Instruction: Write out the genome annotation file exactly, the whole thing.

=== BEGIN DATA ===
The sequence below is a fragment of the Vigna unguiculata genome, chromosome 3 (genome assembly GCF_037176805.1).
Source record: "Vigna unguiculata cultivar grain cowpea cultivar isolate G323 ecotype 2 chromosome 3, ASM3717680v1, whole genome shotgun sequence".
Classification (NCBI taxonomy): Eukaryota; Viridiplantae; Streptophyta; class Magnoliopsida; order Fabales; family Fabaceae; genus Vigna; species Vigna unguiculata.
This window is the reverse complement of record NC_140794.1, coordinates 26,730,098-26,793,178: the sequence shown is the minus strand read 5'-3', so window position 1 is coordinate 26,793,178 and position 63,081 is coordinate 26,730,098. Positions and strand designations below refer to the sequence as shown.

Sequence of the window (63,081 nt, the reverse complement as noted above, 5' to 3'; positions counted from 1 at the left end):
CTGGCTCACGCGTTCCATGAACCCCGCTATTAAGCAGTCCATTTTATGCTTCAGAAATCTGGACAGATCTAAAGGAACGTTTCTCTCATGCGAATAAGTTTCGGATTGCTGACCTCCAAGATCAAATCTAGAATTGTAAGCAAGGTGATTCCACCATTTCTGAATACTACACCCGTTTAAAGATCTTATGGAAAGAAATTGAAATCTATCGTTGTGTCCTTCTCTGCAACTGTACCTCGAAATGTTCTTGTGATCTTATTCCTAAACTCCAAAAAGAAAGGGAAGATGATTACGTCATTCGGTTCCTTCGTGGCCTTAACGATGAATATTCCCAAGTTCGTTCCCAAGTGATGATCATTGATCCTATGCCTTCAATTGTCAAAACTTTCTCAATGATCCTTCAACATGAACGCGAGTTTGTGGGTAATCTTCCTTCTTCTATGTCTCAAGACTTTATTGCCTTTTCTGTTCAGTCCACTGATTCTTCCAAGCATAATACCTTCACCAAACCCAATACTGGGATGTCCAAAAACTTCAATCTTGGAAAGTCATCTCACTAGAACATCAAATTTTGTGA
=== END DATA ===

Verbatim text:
The sequence below is a fragment of the Vigna unguiculata genome, chromosome 3 (genome assembly GCF_037176805.1).
Source record: "Vigna unguiculata cultivar grain cowpea cultivar isolate G323 ecotype 2 chromosome 3, ASM3717680v1, whole genome shotgun sequence".
Classification (NCBI taxonomy): Eukaryota; Viridiplantae; Streptophyta; class Magnoliopsida; order Fabales; family Fabaceae; genus Vigna; species Vigna unguiculata.
This window is the reverse complement of record NC_140794.1, coordinates 26,730,098-26,793,178: the sequence shown is the minus strand read 5'-3', so window position 1 is coordinate 26,793,178 and position 63,081 is coordinate 26,730,098. Positions and strand designations below refer to the sequence as shown.

Sequence of the window (63,081 nt, the reverse complement as noted above, 5' to 3'; positions counted from 1 at the left end):
CTGGCTCACGCGTTCCATGAACCCCGCTATTAAGCAGTCCATTTTATGCTTCAGAAATCTGGACAGATCTAAAGGAACGTTTCTCTCATGCGAATAAGTTTCGGATTGCTGACCTCCAAGATCAAATCTAGAATTGTAAGCAAGGTGATTCCACCATTTCTGAATACTACACCCGTTTAAAGATCTTATGGAAAGAAATTGAAATCTATCGTTGTGTCCTTCTCTGCAACTGTACCTCGAAATGTTCTTGTGATCTTATTCCTAAACTCCAAAAAGAAAGGGAAGATGATTACGTCATTCGGTTCCTTCGTGGCCTTAACGATGAATATTCCCAAGTTCGTTCCCAAGTGATGATCATTGATCCTATGCCTTCAATTGTCAAAACTTTCTCAATGATCCTTCAACATGAACGCGAGTTTGTGGGTAATCTTCCTTCTTCTATGTCTCAAGACTTTATTGCCTTTTCTGTTCAGTCCACTGATTCTTCCAAGCATAATACCTTCACCAAACCCAATACTGGGATGTCCAAAAACTTCAATCTTGGAAAGTCATCTCACTAGAACATCAAATTTTGTGA